Application of established engineering methods to complex engineering problem solving.

2.2

Fluent application of engineering techniques, tools and resources.

2.3

Application of systematic engineering synthesis and design processes.

2.4

Application of systematic approaches to the conduct and management of engineering projects.

3.

Professional and Personal Attributes

3.1

Ethical conduct and professional accountability.

3.2

Effective oral and written communication in professional and lay domains.

3.3

Creative, innovative and pro-active demeanour.

3.4

Professional use and management of information.

3.5

Orderly management of self, and professional conduct.

3.6

Effective team membership and team leadership.

Graduate Attributes

Successfully completing this Unit will contribute to the recognition of attainment of the following graduate attributes aligned to the AQF Level 9 criteria, Engineers Australia Stage 1 Competency Standards for the Professional Engineer and the Washington Accord:

Graduate Attributes

(Knowledge, Skills, Abilities, Professional and Personal Development)

EA Stage 1 Competencies

Professional Development

Learning Outcomes

A. Effective Communication

A1. Cognitive and technical skills to investigate, analyse and organise information and ideas and to communicate those ideas clearly and fluently, in both written and spoken forms appropriate to the audience.

2.2, 3.2

A,B

1, 3

A2. Ability to professionally manage oneself, teams, information and projects and engage effectively and appropriately across a diverse range of international cultures in leadership, team and individual roles.

2.4, 3.2, 3.4,

3.5, 3.6

A

4

B. Critical Judgement

B1. Ability to critically analyse and evaluate complex information and theoretical concepts.

1.1, 1.2, 1.3,

2.1

B

2, 5

B2. Ability to creatively, proactively and innovatively apply theoretical concepts, knowledge and approaches with a high level of accountability, in an engineering context.

1.5, 2.1, 3.3,

3.4

A, C

3, 5

C. Design and Problem Solving Skills

C1. Cognitive skills to synthesise, evaluate and use information from a broad range of sources to effectively identify, formulate and solve engineering problems.

1.5, 2.1, 2.3

B, C

2, 3, 5

C2. Technical and communication skills to design complex systems and solutions in line with developments in engineering professional practice.

2.2, 2.3

A, B

3, 5

C3. Comprehension of the role of technology in society and identified issues in applying engineering technology ethics and impacts; economic; social; environmental and sustainability.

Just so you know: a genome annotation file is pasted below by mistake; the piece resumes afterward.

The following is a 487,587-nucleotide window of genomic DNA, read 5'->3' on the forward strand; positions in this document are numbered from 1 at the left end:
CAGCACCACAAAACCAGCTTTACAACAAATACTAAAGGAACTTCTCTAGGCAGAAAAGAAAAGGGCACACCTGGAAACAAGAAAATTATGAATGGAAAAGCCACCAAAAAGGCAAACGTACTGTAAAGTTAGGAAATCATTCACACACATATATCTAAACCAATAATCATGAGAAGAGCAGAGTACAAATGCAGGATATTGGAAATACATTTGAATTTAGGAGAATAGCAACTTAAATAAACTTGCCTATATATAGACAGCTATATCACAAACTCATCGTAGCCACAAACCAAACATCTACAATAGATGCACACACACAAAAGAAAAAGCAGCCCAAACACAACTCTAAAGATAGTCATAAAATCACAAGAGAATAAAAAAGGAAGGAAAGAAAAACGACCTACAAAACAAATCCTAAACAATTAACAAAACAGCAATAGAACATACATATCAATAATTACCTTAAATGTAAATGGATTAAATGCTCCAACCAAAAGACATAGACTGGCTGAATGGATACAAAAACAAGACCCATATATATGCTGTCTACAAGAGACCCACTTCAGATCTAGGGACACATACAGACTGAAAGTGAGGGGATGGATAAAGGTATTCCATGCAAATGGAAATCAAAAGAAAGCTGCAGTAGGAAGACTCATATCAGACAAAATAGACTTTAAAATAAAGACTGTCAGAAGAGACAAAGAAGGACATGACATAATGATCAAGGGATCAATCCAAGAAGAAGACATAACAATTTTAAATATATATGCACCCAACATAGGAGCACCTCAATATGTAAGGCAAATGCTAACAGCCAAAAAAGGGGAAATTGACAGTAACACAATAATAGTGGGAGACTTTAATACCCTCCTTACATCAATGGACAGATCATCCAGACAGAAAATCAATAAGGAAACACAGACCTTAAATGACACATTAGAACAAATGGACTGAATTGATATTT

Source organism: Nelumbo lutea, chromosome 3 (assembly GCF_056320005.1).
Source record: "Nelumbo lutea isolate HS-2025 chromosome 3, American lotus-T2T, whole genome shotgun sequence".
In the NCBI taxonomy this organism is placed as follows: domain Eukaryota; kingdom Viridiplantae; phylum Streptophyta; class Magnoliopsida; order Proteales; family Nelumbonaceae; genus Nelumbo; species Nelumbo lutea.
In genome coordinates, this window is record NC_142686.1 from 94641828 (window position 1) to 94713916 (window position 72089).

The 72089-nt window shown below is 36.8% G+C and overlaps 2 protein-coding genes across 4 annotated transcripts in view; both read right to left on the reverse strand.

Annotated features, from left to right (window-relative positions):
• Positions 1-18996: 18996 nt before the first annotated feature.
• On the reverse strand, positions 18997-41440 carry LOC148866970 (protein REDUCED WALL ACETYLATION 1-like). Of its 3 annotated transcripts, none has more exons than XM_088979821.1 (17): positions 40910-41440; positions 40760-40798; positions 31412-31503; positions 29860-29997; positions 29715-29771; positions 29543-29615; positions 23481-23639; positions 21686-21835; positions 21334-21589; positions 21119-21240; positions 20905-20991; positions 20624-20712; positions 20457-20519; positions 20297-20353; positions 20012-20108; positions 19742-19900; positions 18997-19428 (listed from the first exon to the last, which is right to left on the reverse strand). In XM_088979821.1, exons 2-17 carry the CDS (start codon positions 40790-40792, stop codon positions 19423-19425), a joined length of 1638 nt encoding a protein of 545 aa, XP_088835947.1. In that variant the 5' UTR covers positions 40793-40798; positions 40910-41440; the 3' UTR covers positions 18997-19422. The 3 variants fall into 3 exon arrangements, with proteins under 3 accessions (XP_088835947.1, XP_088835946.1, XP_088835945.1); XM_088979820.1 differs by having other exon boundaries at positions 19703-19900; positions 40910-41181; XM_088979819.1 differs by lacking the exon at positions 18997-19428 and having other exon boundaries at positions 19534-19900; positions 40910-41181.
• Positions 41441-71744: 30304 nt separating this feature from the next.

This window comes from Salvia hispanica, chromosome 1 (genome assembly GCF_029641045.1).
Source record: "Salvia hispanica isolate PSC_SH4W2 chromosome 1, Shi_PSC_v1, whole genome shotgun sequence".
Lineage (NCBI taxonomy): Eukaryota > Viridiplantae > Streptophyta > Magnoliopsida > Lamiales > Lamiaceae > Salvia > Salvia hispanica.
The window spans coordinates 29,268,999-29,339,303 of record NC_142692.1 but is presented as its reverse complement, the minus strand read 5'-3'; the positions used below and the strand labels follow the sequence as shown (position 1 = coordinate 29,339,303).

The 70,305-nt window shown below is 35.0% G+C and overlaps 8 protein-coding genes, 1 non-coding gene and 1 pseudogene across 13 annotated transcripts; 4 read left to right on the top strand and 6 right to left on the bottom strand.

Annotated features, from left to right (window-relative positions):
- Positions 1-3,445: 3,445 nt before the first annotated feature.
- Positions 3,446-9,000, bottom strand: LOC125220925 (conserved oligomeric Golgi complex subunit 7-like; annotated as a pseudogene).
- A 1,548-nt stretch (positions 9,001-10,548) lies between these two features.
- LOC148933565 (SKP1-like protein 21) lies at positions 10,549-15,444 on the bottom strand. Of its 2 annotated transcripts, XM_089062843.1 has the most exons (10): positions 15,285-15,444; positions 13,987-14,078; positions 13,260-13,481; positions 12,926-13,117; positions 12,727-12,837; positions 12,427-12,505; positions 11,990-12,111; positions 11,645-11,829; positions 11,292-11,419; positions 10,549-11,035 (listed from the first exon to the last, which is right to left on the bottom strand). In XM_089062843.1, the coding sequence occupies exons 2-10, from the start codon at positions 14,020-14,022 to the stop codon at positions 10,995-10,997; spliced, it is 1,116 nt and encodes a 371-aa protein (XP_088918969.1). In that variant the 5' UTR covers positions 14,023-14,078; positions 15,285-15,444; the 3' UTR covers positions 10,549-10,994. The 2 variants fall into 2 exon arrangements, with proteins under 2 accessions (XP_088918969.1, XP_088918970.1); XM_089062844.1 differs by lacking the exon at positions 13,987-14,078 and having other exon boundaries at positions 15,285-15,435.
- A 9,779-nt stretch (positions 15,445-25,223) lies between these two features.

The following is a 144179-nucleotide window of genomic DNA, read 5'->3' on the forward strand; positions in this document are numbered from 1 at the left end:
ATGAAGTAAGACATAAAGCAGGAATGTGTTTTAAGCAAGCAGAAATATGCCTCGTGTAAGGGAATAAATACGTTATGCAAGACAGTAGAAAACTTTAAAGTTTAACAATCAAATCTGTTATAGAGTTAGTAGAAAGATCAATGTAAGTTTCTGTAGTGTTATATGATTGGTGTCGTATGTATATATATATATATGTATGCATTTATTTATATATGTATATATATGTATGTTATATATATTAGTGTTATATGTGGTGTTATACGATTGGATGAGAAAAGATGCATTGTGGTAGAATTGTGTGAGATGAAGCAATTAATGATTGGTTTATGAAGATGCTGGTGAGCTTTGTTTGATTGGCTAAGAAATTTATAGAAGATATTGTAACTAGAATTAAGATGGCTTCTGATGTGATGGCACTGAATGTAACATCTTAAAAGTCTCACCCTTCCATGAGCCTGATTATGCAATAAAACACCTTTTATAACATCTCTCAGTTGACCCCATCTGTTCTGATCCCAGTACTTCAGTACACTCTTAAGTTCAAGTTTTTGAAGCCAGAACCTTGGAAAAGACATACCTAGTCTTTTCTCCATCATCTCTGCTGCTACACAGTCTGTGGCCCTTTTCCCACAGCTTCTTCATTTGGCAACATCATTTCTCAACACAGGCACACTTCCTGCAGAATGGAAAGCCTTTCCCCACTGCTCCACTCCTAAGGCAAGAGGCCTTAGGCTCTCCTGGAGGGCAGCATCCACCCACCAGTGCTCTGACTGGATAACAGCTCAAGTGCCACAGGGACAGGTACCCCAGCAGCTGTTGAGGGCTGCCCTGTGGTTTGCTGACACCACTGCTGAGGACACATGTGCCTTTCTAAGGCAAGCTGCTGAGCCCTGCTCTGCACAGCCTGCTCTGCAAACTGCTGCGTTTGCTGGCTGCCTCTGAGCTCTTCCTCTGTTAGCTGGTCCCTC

1.5, 1.6, 3.1

A

4

D. Science and Engineering Fundamentals

D1. Breadth and depth of mathematics, science, computer technology and specialist engineering knowledge and understanding of future developments.

1.1, 1.2, 1.3,

1.4

A

1, 2

D2. Knowledge of ethical standards in relation to professional engineering practice and research.

1.6, 3.1, 3.5

A

4

D3. Knowledge of international perspectives in engineering and ability to apply various national and International Standards.

1.5, 1.6, 2.4,

3.4

A, C

2, 4

E. Information and Research Skills

E1. Application of advanced research and planning skills to engineering projects.

1.4, 2.4, 3.6

B, C

2

E2. Knowledge of research principles and methods in an engineering context.

1.4, 1.6

B

2

Unit Competency and Learning Outcome Map

This table details the mapping of the unit graduate attributes to the unit learning outcomes and the Australian Engineering Stage 1 Competency Standards for the Professional Engineer.

 

Graduate Attributes

A1

A2

B1

B2

C1

C2

C3

D1

D2

D3

E1

E2

Engineers Australia Stage 1 Competencies and Elements of Competency

1.1

   

       

       

1.2

   

       

       

1.3

   

       

       

1.4

             

   

1.5

     

 

   

   

1.6

           

 

 

2.1

   

             

2.2

       

           

2.3

       

           

2.4

 

             

 

3.1

           

 

     

3.2

                   

3.3

     

               

3.4

 

 

         

   

3.5

 

           

     

3.6

 

               

 

Unit Learning Outcomes

LO1